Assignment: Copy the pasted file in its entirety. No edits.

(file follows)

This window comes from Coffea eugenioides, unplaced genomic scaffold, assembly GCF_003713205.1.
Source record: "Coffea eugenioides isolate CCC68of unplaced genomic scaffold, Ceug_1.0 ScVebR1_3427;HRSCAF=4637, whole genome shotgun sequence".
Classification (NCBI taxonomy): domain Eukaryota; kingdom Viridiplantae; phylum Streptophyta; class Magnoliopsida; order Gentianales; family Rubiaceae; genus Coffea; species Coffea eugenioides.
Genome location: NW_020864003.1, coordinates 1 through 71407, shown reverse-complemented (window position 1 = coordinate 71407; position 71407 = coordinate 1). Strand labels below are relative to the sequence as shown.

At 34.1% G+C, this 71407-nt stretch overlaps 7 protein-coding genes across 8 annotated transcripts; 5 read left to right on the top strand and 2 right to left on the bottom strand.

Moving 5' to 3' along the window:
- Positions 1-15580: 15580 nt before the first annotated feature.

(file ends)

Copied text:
This window comes from Coffea eugenioides, unplaced genomic scaffold, assembly GCF_003713205.1.
Source record: "Coffea eugenioides isolate CCC68of unplaced genomic scaffold, Ceug_1.0 ScVebR1_3427;HRSCAF=4637, whole genome shotgun sequence".
Classification (NCBI taxonomy): domain Eukaryota; kingdom Viridiplantae; phylum Streptophyta; class Magnoliopsida; order Gentianales; family Rubiaceae; genus Coffea; species Coffea eugenioides.
Genome location: NW_020864003.1, coordinates 1 through 71407, shown reverse-complemented (window position 1 = coordinate 71407; position 71407 = coordinate 1). Strand labels below are relative to the sequence as shown.

At 34.1% G+C, this 71407-nt stretch overlaps 7 protein-coding genes across 8 annotated transcripts; 5 read left to right on the top strand and 2 right to left on the bottom strand.

Moving 5' to 3' along the window:
- Positions 1-15580: 15580 nt before the first annotated feature.